We listened attentively as writer Anica Mrose Rissi read a chapter from an upcoming book. Everyone in the Zoom room was captivated—eyes widening during spooky parts, smiling and laughing during funny parts.
The Zoom room was populated by 5th-8th grade students from Maine’s outer island one-room schools on Monhegan, Frenchboro, Islesford, Great Cranberry, Cliff, and Isle au Haut islands, plus Cuttyhunk, Mass. It was the first of six such meetings with Anica Mrose Rissi, a published author who grew up on Deer Isle.
The students had enrolled in WordCraft, a virtual six week writing program offered by Island Readers & Writers (IRW), a Mount Desert-based nonprofit.
After six weeks of focused writing and revision, the young authors shared their stories with peers…
Coming from one-room schools, the participating students do not have many—or, in some cases, any—age-level peers at their own schools.
“It’s difficult for them to receive feedback from or be inspired by peers at their ability level,” said a teacher, whose school has just one middle schooler. Participating in WordCraft was a welcome opportunity to collaborate with peers and hear other perspectives.
During that first WordCraft meeting, we all listened attentively as Rissi read excerpts of her work, from drafts in progress, to the Anna, Banana series and The Teacher’s Pet. Rissi also provided relatable inspiration, telling stories about her writing process, including what she does when getting stuck or running out of fresh ideas (why not take a break and climb a tree?).
After the first meeting, students set out on their assignments, curated by the IRW team in the learning platform Moodle. Weekly writing prompts had different focus areas, from “Creating Unforgettable Characters” to “Building Fantasy Worlds” to incorporating dialogue, and more.
Each week culminated with students submitting their writing for feedback from Rissi, and that feedback became fodder for the next week’s Zoom call as students shared what they enjoyed and what was challenging about the previous week’s work. Most students started with one story idea, editing and expanding it throughout the six weeks, resulting in well-developed final products.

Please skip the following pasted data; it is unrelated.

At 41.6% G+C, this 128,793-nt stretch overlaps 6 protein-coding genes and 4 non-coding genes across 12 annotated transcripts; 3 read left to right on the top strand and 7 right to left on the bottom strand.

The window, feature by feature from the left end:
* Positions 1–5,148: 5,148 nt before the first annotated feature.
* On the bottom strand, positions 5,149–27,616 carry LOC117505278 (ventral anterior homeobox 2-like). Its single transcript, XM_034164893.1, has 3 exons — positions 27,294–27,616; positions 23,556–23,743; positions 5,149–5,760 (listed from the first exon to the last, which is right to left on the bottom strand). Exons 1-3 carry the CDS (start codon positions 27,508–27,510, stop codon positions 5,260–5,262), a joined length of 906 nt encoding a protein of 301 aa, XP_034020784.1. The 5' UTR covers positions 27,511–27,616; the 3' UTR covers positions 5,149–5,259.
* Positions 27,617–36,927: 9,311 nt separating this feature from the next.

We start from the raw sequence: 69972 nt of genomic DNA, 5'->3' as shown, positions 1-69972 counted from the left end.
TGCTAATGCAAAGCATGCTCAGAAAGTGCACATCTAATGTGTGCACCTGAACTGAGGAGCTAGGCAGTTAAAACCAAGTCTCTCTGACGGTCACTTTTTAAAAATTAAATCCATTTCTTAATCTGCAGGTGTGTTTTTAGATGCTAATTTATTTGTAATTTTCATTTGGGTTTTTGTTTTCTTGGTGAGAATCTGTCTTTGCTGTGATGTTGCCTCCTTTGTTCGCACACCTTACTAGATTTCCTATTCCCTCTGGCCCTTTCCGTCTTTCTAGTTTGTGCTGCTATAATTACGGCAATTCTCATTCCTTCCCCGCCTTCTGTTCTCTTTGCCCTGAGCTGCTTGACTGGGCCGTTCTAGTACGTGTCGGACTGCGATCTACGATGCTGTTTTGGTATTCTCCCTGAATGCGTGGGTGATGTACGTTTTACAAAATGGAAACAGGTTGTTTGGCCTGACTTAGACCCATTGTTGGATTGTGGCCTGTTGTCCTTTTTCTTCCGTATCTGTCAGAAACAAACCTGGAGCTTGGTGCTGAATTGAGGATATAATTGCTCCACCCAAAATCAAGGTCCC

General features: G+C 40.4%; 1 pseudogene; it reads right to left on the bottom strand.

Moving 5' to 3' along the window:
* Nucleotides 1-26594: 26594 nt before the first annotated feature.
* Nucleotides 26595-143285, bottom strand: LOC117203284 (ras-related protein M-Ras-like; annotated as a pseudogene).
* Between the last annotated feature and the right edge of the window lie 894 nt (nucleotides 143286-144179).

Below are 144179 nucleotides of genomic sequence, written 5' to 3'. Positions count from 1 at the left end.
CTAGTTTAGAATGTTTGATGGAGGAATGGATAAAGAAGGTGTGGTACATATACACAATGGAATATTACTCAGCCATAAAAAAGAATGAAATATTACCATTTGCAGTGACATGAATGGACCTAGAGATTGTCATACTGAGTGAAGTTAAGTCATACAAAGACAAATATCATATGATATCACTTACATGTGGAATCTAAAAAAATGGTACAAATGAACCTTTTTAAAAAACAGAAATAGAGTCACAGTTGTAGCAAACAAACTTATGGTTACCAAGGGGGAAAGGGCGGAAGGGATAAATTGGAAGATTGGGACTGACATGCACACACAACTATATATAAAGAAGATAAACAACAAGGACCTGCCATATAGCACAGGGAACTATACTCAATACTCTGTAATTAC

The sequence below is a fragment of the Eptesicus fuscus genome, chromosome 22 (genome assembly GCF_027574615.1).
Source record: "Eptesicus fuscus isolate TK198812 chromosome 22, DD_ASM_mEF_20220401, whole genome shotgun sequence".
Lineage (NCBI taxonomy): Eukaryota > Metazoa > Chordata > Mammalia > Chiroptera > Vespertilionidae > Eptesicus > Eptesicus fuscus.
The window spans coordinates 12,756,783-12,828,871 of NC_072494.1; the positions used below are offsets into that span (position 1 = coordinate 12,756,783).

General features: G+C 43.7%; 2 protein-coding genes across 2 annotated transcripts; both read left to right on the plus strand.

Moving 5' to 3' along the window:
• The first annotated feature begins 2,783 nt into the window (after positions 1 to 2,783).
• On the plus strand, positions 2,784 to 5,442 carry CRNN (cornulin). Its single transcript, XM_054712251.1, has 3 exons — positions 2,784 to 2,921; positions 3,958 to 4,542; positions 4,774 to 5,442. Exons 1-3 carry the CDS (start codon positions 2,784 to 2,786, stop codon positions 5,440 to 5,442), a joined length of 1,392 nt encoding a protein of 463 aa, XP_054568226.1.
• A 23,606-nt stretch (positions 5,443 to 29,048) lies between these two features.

Alison Johnson, who directs school programs for Island Readers & Writers, was impressed with how the student work developed.
“Reading their stories through IRW’s WordCraft program and watching their work progress was remarkable.”
After six weeks of focused writing and revision, our young authors shared their stories with the Outer Islands Teaching & Learning Collaborative, reading their own work to peers and younger students on other islands. While listening to an 8th grade student read her story, “Lost at Sea,” one 2nd grade boy illustrated ocean scenes to go along with it, proudly sharing his work after the read-aloud.
The read-aloud audience also included Douglas Cornman from the Maine Seacoast Mission. Impressed with the students’ stories, Cornman encouraged the students to submit their work to the Mission’s annual publication, The Island Reader.
“It’s always so much fun to listen to what these kids are doing,” Cornman said.
The student writers also enjoyed their WordCraft experiences.
“I liked being able to create my own world and try to write it with someone else’s point of view,” said 7th grader Gaby Teague.
Her sister Isabelle Teague, a 5th grader, shared a similar sentiment.
“I liked being able to imagine a new world, create characters, and most of all, write.”
The larger peer network included six multiage one-room schools. The program design helped teachers, freeing them to focus on teaching younger students while their older students were engaged in WordCraft sessions.
“This special time has made a big difference for my [students] not only academically, but socially,” said one teacher.
Another teacher noted that in one room schools, “Even if you have a couple of students at the same grade level, you’ve heard the same voice, offering feedback or suggestions, for multiple years.” The program allowed students to hear new perspectives on their work, both from peers and a published author.
Rissi speaks to the power of the group: “The opportunity to be part of a creative community is a gift for any writer, including me, and it was such a treat getting to meet with the island students—my fellow writers—to discuss the surprises, triumphs, and challenges we encountered on the page, share how we approached them, and learn from one another. Our weekly conversations about writing, revising, and storytelling left me invigorated and inspired. I was so impressed by the students’ openness, excitement, and creativity.”
Robin Chernow is a community development officer with the Island Institute, publisher of The Working Waterfront, who works with island and remote schools.